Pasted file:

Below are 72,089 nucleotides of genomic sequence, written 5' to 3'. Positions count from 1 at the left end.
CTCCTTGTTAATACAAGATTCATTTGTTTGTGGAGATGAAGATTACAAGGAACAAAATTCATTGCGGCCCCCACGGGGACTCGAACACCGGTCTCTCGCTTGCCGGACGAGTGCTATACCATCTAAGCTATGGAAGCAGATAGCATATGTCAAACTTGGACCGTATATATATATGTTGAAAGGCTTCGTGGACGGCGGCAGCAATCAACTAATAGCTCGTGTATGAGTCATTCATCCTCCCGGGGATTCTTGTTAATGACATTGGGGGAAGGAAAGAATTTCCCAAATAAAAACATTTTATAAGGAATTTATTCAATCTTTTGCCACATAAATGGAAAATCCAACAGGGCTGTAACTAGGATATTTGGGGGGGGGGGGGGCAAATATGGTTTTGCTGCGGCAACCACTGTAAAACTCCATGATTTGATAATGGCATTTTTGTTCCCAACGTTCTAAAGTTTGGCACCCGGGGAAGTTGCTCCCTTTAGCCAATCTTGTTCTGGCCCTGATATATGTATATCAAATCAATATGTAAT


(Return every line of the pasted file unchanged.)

Below are 72,089 nucleotides of genomic sequence, written 5' to 3'. Positions count from 1 at the left end.
CTCCTTGTTAATACAAGATTCATTTGTTTGTGGAGATGAAGATTACAAGGAACAAAATTCATTGCGGCCCCCACGGGGACTCGAACACCGGTCTCTCGCTTGCCGGACGAGTGCTATACCATCTAAGCTATGGAAGCAGATAGCATATGTCAAACTTGGACCGTATATATATATGTTGAAAGGCTTCGTGGACGGCGGCAGCAATCAACTAATAGCTCGTGTATGAGTCATTCATCCTCCCGGGGATTCTTGTTAATGACATTGGGGGAAGGAAAGAATTTCCCAAATAAAAACATTTTATAAGGAATTTATTCAATCTTTTGCCACATAAATGGAAAATCCAACAGGGCTGTAACTAGGATATTTGGGGGGGGGGGGGGCAAATATGGTTTTGCTGCGGCAACCACTGTAAAACTCCATGATTTGATAATGGCATTTTTGTTCCCAACGTTCTAAAGTTTGGCACCCGGGGAAGTTGCTCCCTTTAGCCAATCTTGTTCTGGCCCTGATATATGTATATCAAATCAATATGTAAT